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Elucidating lithium-ion and proton dynamics in anti-perovskite solid electrolytes

Lookup NU author(s): Dr James DawsonORCiD



This work is licensed under a Creative Commons Attribution 4.0 International License (CC BY 4.0).


© 2018 The Royal Society of Chemistry.All-solid-state Li-ion batteries are currently attracting considerable research attention as they present a viable opportunity for increased energy density and safety when compared to conventional liquid electrolyte-based devices. The Li-rich anti-perovskite Li3-xOHxCl has generated recent interest as a potential solid electrolyte material, but its lithium and proton transport capabilities as a function of composition are not fully characterised. In this work, we apply a combination of ab initio molecular dynamics and 1H, 2H and 7Li solid-state NMR spectroscopy to study the mobility of lithium ions and protons in Li3-xOHxCl. Our calculations predict a strongly exothermic hydration enthalpy for Li3OCl, which explains the ease with which this material absorbs moisture and the difficulty in synthesising moisture-free samples. We show that the activation energy for Li-ion conduction increases with increasing proton content. The atomistic simulations indicate fast Li-ion diffusion but rule out the contribution of long-range proton diffusion. These findings are supported by variable-temperature solid-state NMR experiments, which indicate localised proton motion and long-range Li-ion mobility that are intimately connected. Our findings confirm that Li3-xOHxCl is a promising solid electrolyte material for all-solid-state Li-ion batteries.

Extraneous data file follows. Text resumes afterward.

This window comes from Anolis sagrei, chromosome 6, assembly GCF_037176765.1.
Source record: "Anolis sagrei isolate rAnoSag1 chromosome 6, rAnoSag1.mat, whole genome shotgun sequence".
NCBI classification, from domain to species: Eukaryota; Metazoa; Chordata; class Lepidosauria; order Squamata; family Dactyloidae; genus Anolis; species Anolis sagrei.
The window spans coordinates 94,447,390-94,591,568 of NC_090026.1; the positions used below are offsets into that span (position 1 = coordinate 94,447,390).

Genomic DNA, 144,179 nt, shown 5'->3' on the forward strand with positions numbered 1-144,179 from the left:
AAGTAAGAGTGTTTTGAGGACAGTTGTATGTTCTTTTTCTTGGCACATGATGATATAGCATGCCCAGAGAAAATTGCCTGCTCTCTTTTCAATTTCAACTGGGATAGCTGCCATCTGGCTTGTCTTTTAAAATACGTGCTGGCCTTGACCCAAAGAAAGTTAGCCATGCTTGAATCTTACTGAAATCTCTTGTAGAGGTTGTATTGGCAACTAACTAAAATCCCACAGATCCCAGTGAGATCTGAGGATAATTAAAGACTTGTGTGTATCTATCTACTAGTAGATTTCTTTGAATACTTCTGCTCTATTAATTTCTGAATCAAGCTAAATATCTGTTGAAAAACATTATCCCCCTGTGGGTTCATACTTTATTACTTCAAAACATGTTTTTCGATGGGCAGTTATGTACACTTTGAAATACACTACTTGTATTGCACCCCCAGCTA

Publication metadata

Author(s): Dawson JA, Attari TS, Chen H, Emge SP, Johnston KE, Islam MS

Publication type: Article

Publication status: Published

Journal: Energy and Environmental Science

Year: 2018

Volume: 11

Issue: 10

Pages: 2993-3002

Print publication date: 01/10/2018

Online publication date: 30/07/2018

Acceptance date: 30/07/2018

Date deposited: 15/01/2020

ISSN (print): 1754-5692

ISSN (electronic): 1754-5706

Publisher: Royal Society of Chemistry


DOI: 10.1039/c8ee00779a


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